Here, we study some computing problems that are related to Divisibility and the Division Algorithm.

#### Maxima

**GCD:** Maxima has a function to compute the GCD (Greatest Common Divisor) `gcd(a,b)`

.

*Example*. Find the GCD of 158 and 188.

`(%i1) gcd(158,188);`

`(%o1) 2`

**LCM:** Maxima has a function to compute the LCM (Least Common Multiple) `lcm(express_1,...express_n)`

. This function needs to be loaded by running the command `load("functs")`

.

*Example*. Find the LCD of 6, 8, 15, 32.

`(%i1) load("functs")$`

`(%i2) lcm(6,8,15,32);`

`(%o2) 480`

Bézout’s Lemma (see here) says that given two integers $a,b$, there is an integer solution $(x,y)$ to the equation $ax+by=(a,b)$. The Maxima command `gcdex`

implements the Euclidean algorithm. `gcdex(a,b)`

returns `[x, y, u]`

where $u=(a,b)$ and $ax+by=u$. So, one can find a solution of the equation $ax+by=(a,b)$ using `gcdex`

.

*Example*. Solve $2=158x+188y$.

We saw earlier that $(158,188)=2$.

`(%i2) gcdex(158,188);`

`(%o2) [25, - 21, 2]`

Hence, $x=25$ and $y=-21$.

One can also use the command `igcdex`

. `gcdex`

and `igcdex`

both implement the Euclidean algorithm. The only difference between them is that the argument of `igcdex`

must be integers while the arguments of `gcdex`

can be also polynomials. For instance,

(%i7) gcdex(x^2 + 1,x^3 + 4);

(%o7)/R/ [$\displaystyle\frac{x^2+4x-1}{17}$, $\displaystyle\frac{x+4}{17}$, 1]

#### Python

**GCD:** `Algorithm`

- The name of the Python code is
`gcd(a,b)`

and it implements the Euclidean algorithm to find the GCD of two integers $a$ and $b$. - If
`b == 0`

then `gcd(a,b)`

returns `0`

because every nonzero integer divides 0. - Otherwise, it returns
` gcd(b,a % b)`

. % is the *modulo* or *remainder operator*. `a % b`

returns the remainder when $a$ is divided by $b$ if $a\geq b$ or $a$ if $a<b$ because $a=b\cdot 0+a$. For example, `12345 % 2`

returns 1. - The loop continues until
`b==0`

.

Use your favorite editor to write the following python code (it is called a Python module) and save it as, for example, gcd.py. The Python interface IDLE has own editor. I also recommend Emacs and Geany for Python editors if you are running Python in command shell with iPython.

# Computing the GCD of two integers a and b recursively using the Euclidean algorithm
def gcd(a,b):
if (b == 0):
return a
return gcd(b, a%b)

On IDLE, the Python module can be run from its pull-down (or drop-down) menu under Run. Its shortcut key is F5. To run it on iPython, first change your current folder location to the one that contains the Python module gcd.py using `cd`

(change directory) command in command shell and then start iPython by typing `ipython`

(you can first start iPython and then change your current folder location as well using `cd`

within iPython) and pressing the enter key. Once iPython is loaded, do

$ ipython
Python 3.7.9 (default, Feb 4 2021, 01:17:56)
Type 'copyright', 'credits' or 'license' for more information
IPython 7.19.0 -- An enhanced Interactive Python. Type '?' for help.
In [1]: run gcd.py
In [2]: gcd(98,56)
Out[2]: 14

**The Euclidean Algorithm:** The Euclidean algorithm itself is a perfect computer algorithm. A Python code of the Euclidean algorithm is

# This Python module runs the Euclidean Algorithm to find the GCD of two integers a and b
def euclid(a,b):
r = a % b
while r > 0:
print (a, b, r)
a, b, r = b, r, b % r
return b

Running this Python module (named euclid.py) on iPython shows

$ ipython
Python 3.7.9 (default, Feb 4 2021, 01:17:56)
Type 'copyright', 'credits' or 'license' for more information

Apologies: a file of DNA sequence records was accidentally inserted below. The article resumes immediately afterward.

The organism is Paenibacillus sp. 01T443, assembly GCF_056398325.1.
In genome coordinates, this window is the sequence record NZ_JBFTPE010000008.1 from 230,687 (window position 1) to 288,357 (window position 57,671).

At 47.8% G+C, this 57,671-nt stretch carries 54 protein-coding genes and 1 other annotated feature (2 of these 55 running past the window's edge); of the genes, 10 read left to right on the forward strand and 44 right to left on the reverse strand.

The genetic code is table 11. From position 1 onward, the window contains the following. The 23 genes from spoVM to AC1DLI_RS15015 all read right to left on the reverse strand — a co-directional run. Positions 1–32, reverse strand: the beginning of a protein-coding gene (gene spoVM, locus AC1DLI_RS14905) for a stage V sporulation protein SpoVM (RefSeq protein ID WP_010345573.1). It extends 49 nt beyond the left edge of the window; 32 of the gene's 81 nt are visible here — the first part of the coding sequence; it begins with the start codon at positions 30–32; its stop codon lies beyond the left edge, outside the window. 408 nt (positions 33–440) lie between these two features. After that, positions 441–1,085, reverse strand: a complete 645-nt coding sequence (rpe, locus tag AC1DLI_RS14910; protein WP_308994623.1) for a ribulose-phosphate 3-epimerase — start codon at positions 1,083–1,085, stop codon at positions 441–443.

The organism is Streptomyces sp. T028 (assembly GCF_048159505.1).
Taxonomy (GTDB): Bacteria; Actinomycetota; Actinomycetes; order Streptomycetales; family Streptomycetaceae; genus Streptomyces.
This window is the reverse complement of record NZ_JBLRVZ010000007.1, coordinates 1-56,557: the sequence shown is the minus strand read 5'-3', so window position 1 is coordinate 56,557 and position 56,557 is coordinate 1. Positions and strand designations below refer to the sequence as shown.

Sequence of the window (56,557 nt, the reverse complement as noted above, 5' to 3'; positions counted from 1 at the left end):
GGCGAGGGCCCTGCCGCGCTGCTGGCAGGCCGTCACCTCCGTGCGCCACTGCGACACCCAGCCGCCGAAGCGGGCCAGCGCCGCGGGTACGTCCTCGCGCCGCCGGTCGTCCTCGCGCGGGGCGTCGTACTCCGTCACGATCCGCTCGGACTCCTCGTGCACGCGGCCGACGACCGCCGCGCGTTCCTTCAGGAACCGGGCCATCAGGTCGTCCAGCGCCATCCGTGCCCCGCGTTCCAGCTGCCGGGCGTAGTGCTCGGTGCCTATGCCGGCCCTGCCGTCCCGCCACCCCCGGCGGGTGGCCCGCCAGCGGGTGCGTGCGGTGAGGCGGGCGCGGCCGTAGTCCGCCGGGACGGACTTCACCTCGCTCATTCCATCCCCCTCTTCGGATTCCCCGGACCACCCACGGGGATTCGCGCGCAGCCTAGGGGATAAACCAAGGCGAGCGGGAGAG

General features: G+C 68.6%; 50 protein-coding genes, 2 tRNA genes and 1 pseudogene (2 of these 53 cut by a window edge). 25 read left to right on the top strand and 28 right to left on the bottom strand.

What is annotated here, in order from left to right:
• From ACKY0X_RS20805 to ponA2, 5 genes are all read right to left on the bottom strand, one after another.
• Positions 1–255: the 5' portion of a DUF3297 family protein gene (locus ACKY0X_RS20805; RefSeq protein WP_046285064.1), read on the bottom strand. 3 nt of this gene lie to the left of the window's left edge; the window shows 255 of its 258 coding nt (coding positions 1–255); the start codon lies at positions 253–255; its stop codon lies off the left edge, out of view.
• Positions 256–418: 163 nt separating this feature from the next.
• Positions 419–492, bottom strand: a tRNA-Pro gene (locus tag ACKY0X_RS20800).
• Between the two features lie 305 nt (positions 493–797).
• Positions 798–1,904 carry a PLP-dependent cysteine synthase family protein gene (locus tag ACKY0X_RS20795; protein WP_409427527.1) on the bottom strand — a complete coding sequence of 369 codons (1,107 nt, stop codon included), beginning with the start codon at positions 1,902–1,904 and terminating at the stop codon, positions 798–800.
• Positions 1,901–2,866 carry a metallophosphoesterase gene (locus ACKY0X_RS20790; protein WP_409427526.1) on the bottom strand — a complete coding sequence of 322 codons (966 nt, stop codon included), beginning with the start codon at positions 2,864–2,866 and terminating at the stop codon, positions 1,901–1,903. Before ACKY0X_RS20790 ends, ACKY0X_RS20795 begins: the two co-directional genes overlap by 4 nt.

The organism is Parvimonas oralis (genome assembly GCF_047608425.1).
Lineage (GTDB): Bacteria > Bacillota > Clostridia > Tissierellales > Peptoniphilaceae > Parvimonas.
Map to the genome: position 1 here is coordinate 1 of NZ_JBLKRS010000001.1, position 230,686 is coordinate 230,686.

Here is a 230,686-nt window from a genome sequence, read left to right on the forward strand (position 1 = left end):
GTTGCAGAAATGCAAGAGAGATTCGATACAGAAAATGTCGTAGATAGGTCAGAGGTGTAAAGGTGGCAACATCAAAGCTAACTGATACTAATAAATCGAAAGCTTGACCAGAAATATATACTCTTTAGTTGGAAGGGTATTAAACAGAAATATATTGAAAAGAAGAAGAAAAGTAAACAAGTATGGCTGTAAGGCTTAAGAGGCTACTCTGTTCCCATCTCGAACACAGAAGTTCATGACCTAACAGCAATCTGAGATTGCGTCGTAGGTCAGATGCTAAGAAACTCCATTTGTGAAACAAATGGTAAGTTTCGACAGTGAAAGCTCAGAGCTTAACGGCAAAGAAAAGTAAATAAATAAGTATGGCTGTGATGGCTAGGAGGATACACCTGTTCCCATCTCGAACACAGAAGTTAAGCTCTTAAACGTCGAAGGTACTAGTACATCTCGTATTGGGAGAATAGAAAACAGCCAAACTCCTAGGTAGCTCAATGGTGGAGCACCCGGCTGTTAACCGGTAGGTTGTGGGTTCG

IPython 7.19.0 -- An enhanced Interactive Python. Type '?' for help.
In [1]: run euclid.py
In [2]: euclid(98,56)
98 56 42
56 42 14
Out[2]: 14

**LCM:** The LCM $[a,b]$ can be obtained by $\frac{ab}{(a,b)}$ (see here).

`Algorithm`

: The name of the Python code is `lcm(a,b)`

. It computes the LCM of two integers $a$ and $b$.

- Find the GCD of $a$ and $b$ by running the Python program
`gcd(a,b)`

. - Compute the LCM of $a$ and $b$ using the formula
`a*b/gcd(a,b)`

.

Its Python code is

# Compute the LCM of two integers a and b
Recursive function to return the GCD of a and b
def gcd(a,b):
if (b == 0):
return a
return gcd(b, a%b)
# Function to return the LCM of a and b
def lcm(a,b):
return a*b/gcd(a,b)

Running this Python code (named lcm.py) on iPython shows

In [3]: run lcm.py
In [4]: lcm(15,20)
Out[4]: 60.0

**Linear Diophantine Equations:** As seen here, a linear diophantine equation

\begin{equation}

\label{eq:lindiophant}

ax+by=c

\end{equation}

is solvable if and only if $(a,b)|c$. If $b|a$ then $(a,b)=b$ and

$$x=0,\ y=\frac{c}{b}$$

is a solution. If $b\not|a$, then write $a=bq+r$ and substitute into \eqref{eq:lindiophant}:

$$(bq+r)x+by=c$$

This can be rearranged as

$$b(qx+y)+rx=c$$

Setting $u=qx+y$ and $v=x$, we obtain the equation

\begin{equation}

\label{eq:lindiophant2}

bu+rv=c

\end{equation}

with smaller coefficients. If we can solve \eqref{eq:lindiophant2}, we recover a solution of the original equation as

$$x=v,\ y=u-qv$$

The process terminates (according to the Euclidean algorithm) with an equation where the second coefficient divides the first. This scheme is embodied in the following Python code

# Solve a linear diophantine equation using the Euclidean algorithm
# The function divmod returns a pair of numbers, the quotient and remainder, which we store in q, r.
def diosolve(a,b,c):
q, r = divmod(a,b)
if r == 0:
return( [0,c/b] )
else:
sol = diosolve( b, r, c )
u = sol[0]
v = sol[1]
return( [ v, u-q*v ] )

Running this Python code (named diosolve.py) on iPython to solve the linear diophantine equation $12345x+54321y=3$:

In [9]: run diosolve.py
In [10]: diosolve(12345, 54321, 3)
Out[10]: [3617.0, -822.0]

Note that $(12345,54321)=3$, so of course the diophantine equation is solvable.

*Refernces*.

[1] Jim Carlson, A Short Course in Python for Number Theory, Draft of May 21, 2004

[2] Maximal 5.29.0 Manual, 29. Number Theory